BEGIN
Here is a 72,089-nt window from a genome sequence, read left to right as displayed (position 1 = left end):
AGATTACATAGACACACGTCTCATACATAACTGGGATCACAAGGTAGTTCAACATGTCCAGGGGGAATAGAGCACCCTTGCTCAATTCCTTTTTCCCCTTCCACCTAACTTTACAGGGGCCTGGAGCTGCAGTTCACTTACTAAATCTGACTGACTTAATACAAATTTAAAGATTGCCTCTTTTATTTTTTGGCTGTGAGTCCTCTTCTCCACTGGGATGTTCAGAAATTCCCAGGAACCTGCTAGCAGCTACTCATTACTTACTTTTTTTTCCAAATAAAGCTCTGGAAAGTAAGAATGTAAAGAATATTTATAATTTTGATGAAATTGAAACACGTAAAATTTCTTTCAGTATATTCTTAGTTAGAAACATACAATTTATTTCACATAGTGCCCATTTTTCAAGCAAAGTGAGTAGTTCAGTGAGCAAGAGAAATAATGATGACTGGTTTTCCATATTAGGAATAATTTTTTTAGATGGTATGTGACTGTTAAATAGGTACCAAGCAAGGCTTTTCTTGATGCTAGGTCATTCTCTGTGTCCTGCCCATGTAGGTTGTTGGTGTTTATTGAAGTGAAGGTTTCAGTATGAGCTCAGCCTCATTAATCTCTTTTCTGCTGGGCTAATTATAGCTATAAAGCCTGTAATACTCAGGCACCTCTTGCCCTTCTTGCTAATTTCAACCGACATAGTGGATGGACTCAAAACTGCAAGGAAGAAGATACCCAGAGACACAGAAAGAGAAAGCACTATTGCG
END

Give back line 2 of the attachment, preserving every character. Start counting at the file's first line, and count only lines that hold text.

AGATTACATAGACACACGTCTCATACATAACTGGGATCACAAGGTAGTTCAACATGTCCAGGGGGAATAGAGCACCCTTGCTCAATTCCTTTTTCCCCTTCCACCTAACTTTACAGGGGCCTGGAGCTGCAGTTCACTTACTAAATCTGACTGACTTAATACAAATTTAAAGATTGCCTCTTTTATTTTTTGGCTGTGAGTCCTCTTCTCCACTGGGATGTTCAGAAATTCCCAGGAACCTGCTAGCAGCTACTCATTACTTACTTTTTTTTCCAAATAAAGCTCTGGAAAGTAAGAATGTAAAGAATATTTATAATTTTGATGAAATTGAAACACGTAAAATTTCTTTCAGTATATTCTTAGTTAGAAACATACAATTTATTTCACATAGTGCCCATTTTTCAAGCAAAGTGAGTAGTTCAGTGAGCAAGAGAAATAATGATGACTGGTTTTCCATATTAGGAATAATTTTTTTAGATGGTATGTGACTGTTAAATAGGTACCAAGCAAGGCTTTTCTTGATGCTAGGTCATTCTCTGTGTCCTGCCCATGTAGGTTGTTGGTGTTTATTGAAGTGAAGGTTTCAGTATGAGCTCAGCCTCATTAATCTCTTTTCTGCTGGGCTAATTATAGCTATAAAGCCTGTAATACTCAGGCACCTCTTGCCCTTCTTGCTAATTTCAACCGACATAGTGGATGGACTCAAAACTGCAAGGAAGAAGATACCCAGAGACACAGAAAGAGAAAGCACTATTGCG